“How are you?”
Among other social atrocities, like “‘Scuse me” and “Thanks,” this interaction is one of our culture’s most superficial norms. It’s exchanged thousands of times each day, like a virus sweeping from one apathetic individual to another. These words are tossed around the Mac campus, delivered again and again to acquaintances whose names you can’t quite recall. Dentists mutter the hackneyed question before stabbing sharp tools into your gums; professors of an 8 a.m. lab ask the students of a sleep-deprived class how they’re doing. And the response is, almost always, “Good.”
Of course there are variations. Sometimes “Good” is replaced with “Fine,” sometimes “What’s up?” is asked and “Not much” is received. Occasionally the question asked will morph into “How are you doing?” and once in a while, the responder will be literate enough to say “Well.”
The appeal of such a terse interaction is that it tends to be misperceived as genuine care. Humans value a positive reputation within the community, so we’re allured by the idea that muttering three simple words can craft us into kind, polite beings. Growing up, we’re applauded when we fulfill these social norms – when we pleasepleaseplease our way into a new toy or tactfully decline an invitation to clean our rooms (I was the master of this growing up. “Will you pick your socks off the floor?” No thank you! “School starts in ten minutes, are you ready?” No thank you! Somehow it made my six-year-old rebuttals seem more sophisticated.) Similarly, we are convinced that asking “How are you?” will win us this same sense of victory. Even when we’ll forget the answer, even when we already know the answer, the phrase is so expected that to deviate from it would be a misstep.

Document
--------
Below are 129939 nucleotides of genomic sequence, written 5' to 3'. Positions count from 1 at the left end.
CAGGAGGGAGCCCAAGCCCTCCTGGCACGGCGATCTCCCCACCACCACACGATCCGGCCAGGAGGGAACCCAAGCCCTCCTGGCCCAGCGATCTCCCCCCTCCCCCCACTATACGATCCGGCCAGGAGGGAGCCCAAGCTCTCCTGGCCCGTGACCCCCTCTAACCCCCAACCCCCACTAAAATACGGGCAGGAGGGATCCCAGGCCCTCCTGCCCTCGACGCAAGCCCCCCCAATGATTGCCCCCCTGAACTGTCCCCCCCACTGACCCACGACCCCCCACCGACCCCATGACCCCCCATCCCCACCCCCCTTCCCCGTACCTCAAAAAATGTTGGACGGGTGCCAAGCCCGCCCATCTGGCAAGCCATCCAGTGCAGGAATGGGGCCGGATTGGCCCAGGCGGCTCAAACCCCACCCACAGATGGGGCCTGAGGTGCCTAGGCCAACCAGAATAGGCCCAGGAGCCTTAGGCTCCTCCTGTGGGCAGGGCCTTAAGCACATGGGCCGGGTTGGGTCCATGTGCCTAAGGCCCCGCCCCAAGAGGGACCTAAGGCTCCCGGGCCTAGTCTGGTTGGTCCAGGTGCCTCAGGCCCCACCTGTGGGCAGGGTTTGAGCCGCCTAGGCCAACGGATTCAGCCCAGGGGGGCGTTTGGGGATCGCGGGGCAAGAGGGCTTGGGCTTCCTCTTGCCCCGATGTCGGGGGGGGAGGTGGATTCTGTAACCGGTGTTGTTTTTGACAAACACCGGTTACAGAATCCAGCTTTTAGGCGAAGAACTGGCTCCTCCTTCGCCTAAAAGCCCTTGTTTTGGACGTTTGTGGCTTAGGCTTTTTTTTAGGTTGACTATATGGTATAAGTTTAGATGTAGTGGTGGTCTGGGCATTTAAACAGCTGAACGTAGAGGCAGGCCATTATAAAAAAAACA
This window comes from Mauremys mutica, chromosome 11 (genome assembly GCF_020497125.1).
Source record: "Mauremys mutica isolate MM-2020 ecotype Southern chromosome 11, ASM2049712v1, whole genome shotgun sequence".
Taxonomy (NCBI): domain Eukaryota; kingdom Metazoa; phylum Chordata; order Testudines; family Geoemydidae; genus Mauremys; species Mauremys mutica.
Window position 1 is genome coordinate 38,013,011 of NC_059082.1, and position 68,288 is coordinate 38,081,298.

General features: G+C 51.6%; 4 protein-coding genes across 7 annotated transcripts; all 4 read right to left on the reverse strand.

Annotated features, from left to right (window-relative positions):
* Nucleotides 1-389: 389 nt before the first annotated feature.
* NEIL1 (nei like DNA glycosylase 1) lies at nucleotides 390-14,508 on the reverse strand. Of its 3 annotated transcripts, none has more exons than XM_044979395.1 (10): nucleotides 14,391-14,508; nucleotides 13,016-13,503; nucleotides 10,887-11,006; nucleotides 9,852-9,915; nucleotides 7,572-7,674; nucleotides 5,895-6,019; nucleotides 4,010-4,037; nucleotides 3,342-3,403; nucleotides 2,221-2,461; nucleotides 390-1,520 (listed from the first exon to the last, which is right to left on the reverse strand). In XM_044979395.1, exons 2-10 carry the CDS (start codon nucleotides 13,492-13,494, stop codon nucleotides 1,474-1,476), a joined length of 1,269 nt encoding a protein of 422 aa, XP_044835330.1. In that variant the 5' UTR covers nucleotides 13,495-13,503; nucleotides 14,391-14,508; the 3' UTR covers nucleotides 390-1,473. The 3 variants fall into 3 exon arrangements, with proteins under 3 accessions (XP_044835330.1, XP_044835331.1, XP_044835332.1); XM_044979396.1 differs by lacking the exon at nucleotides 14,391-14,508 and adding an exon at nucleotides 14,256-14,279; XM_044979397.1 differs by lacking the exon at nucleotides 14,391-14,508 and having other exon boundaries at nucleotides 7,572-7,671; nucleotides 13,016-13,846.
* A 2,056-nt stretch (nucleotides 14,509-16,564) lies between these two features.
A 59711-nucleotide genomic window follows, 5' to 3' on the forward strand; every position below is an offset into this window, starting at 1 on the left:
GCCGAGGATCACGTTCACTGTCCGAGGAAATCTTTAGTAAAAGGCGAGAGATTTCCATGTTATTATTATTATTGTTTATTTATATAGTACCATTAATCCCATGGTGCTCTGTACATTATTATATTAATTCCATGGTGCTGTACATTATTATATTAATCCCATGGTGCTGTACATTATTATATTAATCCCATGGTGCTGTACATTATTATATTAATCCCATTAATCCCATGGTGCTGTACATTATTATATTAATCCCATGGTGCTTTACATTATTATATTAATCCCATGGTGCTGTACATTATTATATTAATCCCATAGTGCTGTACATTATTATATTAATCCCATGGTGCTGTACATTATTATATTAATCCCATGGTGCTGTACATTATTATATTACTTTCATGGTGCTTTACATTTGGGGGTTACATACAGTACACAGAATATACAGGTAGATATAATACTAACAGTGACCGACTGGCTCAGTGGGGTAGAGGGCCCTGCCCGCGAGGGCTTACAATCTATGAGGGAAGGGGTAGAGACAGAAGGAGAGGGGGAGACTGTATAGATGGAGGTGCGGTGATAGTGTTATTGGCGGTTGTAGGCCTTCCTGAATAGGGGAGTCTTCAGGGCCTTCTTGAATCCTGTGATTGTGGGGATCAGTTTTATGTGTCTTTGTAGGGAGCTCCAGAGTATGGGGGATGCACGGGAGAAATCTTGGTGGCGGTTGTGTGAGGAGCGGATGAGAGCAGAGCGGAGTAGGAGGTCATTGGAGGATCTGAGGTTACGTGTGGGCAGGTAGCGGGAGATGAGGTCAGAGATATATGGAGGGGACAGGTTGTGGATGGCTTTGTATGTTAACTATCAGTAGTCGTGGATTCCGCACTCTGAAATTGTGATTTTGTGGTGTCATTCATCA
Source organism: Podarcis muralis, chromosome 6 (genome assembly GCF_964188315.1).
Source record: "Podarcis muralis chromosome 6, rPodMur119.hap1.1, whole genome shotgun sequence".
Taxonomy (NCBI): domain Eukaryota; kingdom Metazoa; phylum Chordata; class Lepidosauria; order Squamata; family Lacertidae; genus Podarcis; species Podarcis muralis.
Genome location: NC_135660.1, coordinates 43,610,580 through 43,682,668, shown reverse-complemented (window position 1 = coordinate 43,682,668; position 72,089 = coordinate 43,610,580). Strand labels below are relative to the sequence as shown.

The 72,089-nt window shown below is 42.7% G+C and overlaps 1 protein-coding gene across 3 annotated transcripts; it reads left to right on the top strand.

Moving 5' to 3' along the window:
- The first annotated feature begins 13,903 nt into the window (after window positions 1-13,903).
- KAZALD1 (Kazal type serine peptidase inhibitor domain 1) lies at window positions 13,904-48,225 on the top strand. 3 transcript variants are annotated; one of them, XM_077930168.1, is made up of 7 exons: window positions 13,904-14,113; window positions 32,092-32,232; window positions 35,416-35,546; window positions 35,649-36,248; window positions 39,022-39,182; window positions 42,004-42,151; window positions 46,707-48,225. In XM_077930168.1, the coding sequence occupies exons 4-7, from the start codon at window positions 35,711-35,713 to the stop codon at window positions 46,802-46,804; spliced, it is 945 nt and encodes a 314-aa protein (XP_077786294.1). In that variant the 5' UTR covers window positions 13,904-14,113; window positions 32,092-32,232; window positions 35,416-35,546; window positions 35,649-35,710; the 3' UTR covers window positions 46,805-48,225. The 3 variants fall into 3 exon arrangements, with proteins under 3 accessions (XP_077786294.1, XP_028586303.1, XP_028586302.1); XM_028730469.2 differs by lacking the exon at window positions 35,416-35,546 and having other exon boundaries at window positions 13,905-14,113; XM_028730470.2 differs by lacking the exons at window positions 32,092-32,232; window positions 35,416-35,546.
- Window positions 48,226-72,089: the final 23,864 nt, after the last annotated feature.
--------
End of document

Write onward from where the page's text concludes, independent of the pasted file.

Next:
And so we fake it. We smile and ask how that-kid-who-sits-next-to-you-in-your-night-class is doing, because we know it will win us karma points. We mutter “Thanks” to the bus driver because it automatically makes us wonderful people (even though he didn’t hear). We send mass texts on Christmas, forgetting that eleven people in our phone’s contact list are Jewish and two others don’t speak English. These things boost our self-esteem and we suddenly see ourselves as really compassionate individuals with millions of meaningful relationships because, hey, we’re so kind we mumbled that magic two-second phrase.
This is delusion. Just because you post “Happy birthday!!” on someone’s Facebook wall doesn’t mean you know that person’s favorite band, and just because you added two exclamation points doesn’t mean your excitement is legitimate. Even foreign language classes teach “I’m good” as an introductory phrase. This expected superficiality is everywhere, and it’s leeching the honesty from interactions. So the next time you’re asked how you are, think of a more genuine—and perhaps a more creative—response. Maybe you’ll get a more honest answer in return.